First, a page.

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Thursday, September 10, 2020

Look! A Gift Horse

One unusual fact about where I live (West Lafayette, Indiana) is that C-Span's Archive is about five minutes from my house. (Brian Lamb, the founder of C-Span, is from West Lafayette and went to Purdue.). I drive by the archive a few times a week to pick up my daughter from school.

Yesterday as I was doing so I thought to myself, "I really should try to design a research project that would actually use the archive. I mean, it's right here." But what should I do? A project on Congress is the most obvious thought, but in what sense? Maybe how televising the House (and then later the Senate) changed how Congress operated. Or is there is some particular event that I should look at from the past forty years where watching wall-to-wall coverage would help. I'd be curious to hear from anyone who is doing research that involves looking at old C-Span footage to hear what you are doing.

Posted by Gerard Magliocca on September 10, 2020 at 08:15 AM | Permalink

Comments

Mr. Lawrence's comment points in a fruitful direction, and I think would be best examined using executive branch investigative hearings. I'm thinking Iran-Contra hearings versus, say, intelligence failures before 9/11. Perhaps start with Ervin Watergate hearings, which were basically televised gavel-to-gavel, as a baseline? Reviewing those last year after some 45-odd years or so, they seem so far removed from the current practices.

What I think, but don't know for sure, is that C-SPAN basically became the pool feed for Congressional coverage -- when something happens, it's the staff that alerts their media friends, who then have the tape thanks to C-SPAN and thus can much more easily do a story about what happened. Maybe there's some fruitful inquiry to see if C-SPAN has an effect on committee preferences where members seek those committees which routinely get picked up more by national broadcast.

One other idea is to review lawyerly discourse on law bills -- those on legal topics such as tort reform, etc. -- in the judiciary committees and on the floor before and after televised hearings. Again, my feeling from years of observation is that the discourse rarely discusses legal topics with any degree of sophistication compared to pre-Watergate committees, but I may well be wrong.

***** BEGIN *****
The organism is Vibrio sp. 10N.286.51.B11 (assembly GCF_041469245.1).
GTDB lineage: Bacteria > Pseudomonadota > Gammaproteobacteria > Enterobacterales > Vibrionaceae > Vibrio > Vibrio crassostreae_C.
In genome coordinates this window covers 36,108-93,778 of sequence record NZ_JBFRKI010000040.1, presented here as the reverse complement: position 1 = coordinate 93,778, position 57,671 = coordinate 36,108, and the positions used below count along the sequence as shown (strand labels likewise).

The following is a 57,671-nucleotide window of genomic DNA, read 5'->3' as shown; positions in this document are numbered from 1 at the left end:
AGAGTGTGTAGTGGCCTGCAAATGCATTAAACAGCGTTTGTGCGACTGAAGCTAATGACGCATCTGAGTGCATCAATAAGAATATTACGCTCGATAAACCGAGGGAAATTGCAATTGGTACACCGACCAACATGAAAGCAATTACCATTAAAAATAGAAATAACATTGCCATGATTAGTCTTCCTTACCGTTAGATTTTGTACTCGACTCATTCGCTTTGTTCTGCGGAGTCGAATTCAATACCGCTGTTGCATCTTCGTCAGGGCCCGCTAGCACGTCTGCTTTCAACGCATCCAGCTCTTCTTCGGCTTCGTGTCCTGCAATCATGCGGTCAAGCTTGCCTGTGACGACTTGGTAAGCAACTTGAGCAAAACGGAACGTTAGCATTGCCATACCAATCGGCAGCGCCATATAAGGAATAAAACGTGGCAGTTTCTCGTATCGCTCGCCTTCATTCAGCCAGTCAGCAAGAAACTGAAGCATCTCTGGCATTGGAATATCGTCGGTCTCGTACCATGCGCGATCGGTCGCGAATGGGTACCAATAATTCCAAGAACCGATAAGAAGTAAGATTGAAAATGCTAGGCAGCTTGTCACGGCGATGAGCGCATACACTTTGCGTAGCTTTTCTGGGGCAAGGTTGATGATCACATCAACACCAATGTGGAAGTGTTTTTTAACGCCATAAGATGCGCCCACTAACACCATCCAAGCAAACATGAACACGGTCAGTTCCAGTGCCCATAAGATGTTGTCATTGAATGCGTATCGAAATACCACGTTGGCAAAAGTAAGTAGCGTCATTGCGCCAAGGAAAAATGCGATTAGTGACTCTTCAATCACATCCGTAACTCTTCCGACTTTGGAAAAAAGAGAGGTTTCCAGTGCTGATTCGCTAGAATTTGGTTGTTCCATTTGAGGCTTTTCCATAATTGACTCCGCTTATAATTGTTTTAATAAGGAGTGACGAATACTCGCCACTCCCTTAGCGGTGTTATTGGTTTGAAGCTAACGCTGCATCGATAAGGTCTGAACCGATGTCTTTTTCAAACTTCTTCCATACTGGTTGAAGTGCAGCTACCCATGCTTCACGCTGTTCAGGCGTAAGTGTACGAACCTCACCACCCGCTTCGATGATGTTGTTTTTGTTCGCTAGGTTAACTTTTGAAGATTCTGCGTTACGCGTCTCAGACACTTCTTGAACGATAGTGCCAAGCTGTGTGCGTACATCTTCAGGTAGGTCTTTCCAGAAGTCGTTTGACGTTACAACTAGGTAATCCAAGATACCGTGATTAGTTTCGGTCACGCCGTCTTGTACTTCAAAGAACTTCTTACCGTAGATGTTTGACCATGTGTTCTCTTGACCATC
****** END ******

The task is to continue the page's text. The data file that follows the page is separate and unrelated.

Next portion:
Good luck!

Posted by: Jas. Madison | Sep 11, 2020 1:14:25 PM

I hear ya, Gerard.

I mean, I live really close to the world's largest archive of Garfield comics and memorabilia. (The cartoon cat, not the slain President.) And I really should figure out a way to design a research project that would actually use that archive, since, you know, it's right there.

After all, that's how the best research agendas are assembled.

Posted by: George Thorogood | Sep 10, 2020 4:06:46 PM

The point about the House having more prestige as the first body on C-Span makes sense. Much the same occurred at the Founding, where the House was far more open to the public than the Senate.

Posted by: Gerard | Sep 10, 2020 12:58:02 PM

There is a relatively small, but memorable, homage to CSPAN in Tip O'Neill's autobiography, in which he comments on how CSPAN — before it picked up the Senate — enhanced the House's role in both the actual and publicly perceived pecking order. That points at an area for inquiry: The early days when only one chamber participated.

Posted by: C.E. Petit | Sep 10, 2020 11:24:16 AM

Great idea. There is an interview where (I think) John Roberts mentions his belief that CSPAN has changed the way legislators ask questions during hearings. It is a common belief in Congress, too, that questions have gotten more sound-bitey and less substantive. You might pick a few sample years over time, devise a measure, and assess whether indeed there has been a change. I guess you'd want to compare it to something as a control (change in tone of judicial opinions over the same time period?). At a very basic level, you could just count adjectives. Maybe this has all been done. Good luck.

Posted by: Matthew Lawrence | Sep 10, 2020 10:21:52 AM

A person can get a lot of old footage from their website as well.

You can find Susan Swain, who basically took over for Brian Lamb in a fashion, from the early 1980s on.

Posted by: Joe | Sep 10, 2020 9:40:10 AM

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